27. 27. • Use local resources: When the MNC hires local labor or borrows funds locally, it reduces the government’s incentive to close down the plant. • Bargain with the government: Prior to making a major investment in a particular country, the MNC can improve its position by negotiating an agreement with the host country regarding how profits the MNC earns will be taxed and converted to foreign currency. Nevertheless, bargaining with the current government can also backfire when the government turns over. • Hire protection: In the case of kidnapping possibilities or violence—for example, because of local warfare—MNCs can hire bodyguards or, at the extreme, employ private military companies for protection. With conflicts raging all around the globe, private military companies have become an important global business in their own right. • Focus on the short term: If possible, the MNC can try to repatriate cash flow early. It can also sell assets to local investors or the government in stages rather than reinvesting funds for the long haul. 27
  28. 28. E. Insurance Perhaps the clearest indication that political risk is a cash flow risk is that it is an insurable risk. If MNCs can fully insure against all possible risk events and are fully compensated for their losses, subtracting the insurance premium from the expected cash flows suffices to account for political risk. The reality is much different, however. Full insurance is impossible to purchase. Because cash flows are uncertain, it is typically difficult to insure an amount more than the current investment. Nevertheless, political risk insurance is available from an increasingly wide variety of sources. There are three potential sources of political risk insurance: international organizations aimed at promoting foreign direct investment (FDI) in developing countries, government agencies, and the private market. A. Project Finance Project finance has two main characteristics. First, it is specific to a particular project, and second, the providers of the funds receive a return on their investment only from the cash flows generated by the project. For debts, there is no recourse to a parent corporation—only to the project’s cash flows. The project finance market has grown considerably in recent years. It is particularly prevalent in terms of power, telecom, infrastructure, and oil and 28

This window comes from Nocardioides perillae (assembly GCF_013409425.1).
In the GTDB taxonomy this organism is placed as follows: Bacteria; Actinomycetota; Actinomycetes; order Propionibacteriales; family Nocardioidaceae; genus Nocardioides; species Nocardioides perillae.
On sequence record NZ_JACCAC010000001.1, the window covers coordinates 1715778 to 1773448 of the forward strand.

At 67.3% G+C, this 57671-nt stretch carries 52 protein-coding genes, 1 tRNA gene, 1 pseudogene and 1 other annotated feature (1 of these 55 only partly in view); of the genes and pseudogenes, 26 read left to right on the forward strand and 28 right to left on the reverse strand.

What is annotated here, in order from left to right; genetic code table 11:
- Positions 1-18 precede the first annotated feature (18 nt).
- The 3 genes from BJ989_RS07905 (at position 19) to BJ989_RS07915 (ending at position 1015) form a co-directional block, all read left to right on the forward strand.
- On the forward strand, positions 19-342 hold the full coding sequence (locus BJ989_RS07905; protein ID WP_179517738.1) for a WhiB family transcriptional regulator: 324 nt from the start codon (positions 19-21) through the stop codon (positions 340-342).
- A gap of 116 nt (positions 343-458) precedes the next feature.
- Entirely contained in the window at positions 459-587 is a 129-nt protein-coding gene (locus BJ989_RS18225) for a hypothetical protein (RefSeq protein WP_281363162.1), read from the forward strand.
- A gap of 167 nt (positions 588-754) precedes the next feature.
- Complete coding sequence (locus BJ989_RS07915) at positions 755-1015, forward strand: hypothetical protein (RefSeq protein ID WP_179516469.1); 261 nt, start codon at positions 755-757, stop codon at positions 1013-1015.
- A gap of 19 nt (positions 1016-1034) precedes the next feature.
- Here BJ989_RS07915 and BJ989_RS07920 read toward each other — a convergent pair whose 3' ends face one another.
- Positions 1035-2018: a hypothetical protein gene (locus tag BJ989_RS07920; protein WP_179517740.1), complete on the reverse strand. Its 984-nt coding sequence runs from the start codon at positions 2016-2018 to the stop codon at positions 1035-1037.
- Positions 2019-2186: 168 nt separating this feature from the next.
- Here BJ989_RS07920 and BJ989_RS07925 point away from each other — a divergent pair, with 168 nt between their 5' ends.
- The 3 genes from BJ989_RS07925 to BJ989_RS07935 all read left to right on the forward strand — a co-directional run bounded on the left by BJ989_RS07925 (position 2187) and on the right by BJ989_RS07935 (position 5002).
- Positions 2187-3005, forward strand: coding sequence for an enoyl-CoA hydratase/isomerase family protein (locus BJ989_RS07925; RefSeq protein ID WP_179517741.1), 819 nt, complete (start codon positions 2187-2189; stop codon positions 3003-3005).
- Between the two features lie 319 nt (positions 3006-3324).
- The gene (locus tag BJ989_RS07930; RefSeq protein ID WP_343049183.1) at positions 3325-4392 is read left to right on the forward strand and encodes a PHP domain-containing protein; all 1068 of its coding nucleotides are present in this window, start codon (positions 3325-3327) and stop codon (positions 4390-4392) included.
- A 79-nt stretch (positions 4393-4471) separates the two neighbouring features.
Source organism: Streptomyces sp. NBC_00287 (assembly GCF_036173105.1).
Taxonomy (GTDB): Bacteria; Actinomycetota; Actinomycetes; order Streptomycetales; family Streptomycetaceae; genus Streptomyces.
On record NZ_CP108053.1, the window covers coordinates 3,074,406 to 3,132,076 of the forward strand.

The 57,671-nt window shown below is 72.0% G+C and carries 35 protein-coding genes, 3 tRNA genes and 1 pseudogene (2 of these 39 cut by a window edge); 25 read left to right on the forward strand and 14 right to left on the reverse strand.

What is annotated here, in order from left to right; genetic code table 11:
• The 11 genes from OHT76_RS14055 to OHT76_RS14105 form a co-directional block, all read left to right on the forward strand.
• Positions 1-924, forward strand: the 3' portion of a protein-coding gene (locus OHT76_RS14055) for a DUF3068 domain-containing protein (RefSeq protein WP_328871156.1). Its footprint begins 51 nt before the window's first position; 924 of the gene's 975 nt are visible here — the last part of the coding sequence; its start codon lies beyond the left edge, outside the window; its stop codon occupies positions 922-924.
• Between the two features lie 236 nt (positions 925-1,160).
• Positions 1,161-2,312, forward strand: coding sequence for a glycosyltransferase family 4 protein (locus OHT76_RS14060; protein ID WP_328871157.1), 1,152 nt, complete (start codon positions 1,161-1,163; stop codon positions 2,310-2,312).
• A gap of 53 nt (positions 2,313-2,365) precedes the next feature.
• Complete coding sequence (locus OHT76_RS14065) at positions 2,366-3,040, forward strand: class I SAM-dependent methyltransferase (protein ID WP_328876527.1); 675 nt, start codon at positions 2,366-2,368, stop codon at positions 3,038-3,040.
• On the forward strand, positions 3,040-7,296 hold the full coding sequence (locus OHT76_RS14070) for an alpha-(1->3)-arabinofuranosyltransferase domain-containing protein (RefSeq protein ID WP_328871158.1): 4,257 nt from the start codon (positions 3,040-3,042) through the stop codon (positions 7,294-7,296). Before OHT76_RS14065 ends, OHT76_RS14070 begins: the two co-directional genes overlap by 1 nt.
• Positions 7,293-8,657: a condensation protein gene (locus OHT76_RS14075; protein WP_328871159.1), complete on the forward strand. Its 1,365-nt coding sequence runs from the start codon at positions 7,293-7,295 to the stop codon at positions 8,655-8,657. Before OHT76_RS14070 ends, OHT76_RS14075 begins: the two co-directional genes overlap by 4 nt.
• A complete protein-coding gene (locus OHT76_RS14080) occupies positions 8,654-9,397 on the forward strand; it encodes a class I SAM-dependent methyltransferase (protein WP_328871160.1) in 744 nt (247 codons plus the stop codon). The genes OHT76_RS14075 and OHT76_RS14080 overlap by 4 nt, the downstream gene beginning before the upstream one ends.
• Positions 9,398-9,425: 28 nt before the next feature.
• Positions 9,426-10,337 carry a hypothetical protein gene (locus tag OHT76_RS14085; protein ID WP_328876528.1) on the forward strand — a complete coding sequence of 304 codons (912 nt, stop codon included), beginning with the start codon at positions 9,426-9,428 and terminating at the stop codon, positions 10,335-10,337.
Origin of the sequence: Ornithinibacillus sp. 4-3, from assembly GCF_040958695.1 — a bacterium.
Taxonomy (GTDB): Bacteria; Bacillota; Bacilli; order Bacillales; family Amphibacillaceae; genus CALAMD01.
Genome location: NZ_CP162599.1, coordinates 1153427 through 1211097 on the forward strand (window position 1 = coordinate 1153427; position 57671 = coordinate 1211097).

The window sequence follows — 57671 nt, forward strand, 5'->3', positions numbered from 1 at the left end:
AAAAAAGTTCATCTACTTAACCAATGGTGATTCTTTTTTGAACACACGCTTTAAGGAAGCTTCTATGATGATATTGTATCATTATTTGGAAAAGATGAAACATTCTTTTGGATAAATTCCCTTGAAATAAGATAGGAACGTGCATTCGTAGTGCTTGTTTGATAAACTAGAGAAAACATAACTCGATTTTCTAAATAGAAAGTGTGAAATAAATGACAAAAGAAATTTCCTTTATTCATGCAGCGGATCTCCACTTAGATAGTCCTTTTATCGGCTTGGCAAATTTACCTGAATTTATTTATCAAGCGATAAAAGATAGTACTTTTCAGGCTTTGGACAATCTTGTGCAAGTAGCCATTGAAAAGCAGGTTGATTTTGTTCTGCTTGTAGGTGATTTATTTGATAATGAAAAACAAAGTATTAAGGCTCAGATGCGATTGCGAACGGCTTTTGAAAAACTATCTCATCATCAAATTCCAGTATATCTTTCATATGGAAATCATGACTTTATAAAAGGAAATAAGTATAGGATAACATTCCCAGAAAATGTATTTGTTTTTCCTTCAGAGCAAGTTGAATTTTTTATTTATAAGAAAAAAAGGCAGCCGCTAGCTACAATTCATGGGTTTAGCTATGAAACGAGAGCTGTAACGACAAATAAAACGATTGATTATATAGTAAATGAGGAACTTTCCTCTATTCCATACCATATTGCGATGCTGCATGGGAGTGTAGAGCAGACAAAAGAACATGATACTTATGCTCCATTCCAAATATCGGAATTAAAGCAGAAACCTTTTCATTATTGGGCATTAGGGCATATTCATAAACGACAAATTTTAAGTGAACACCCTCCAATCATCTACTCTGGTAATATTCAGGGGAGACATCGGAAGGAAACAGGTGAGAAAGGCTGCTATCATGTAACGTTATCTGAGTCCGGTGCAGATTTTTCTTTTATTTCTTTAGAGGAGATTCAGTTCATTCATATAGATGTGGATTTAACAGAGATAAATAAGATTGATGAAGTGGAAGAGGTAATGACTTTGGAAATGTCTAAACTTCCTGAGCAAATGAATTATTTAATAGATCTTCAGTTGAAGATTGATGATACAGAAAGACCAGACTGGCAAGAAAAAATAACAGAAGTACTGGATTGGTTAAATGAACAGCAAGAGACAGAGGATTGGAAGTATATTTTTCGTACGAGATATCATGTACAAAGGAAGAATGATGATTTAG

29. 29. gas projects. Project finance deals are typically long term, with maturities mostly extending beyond 10 years and often beyond 20 years. 29

×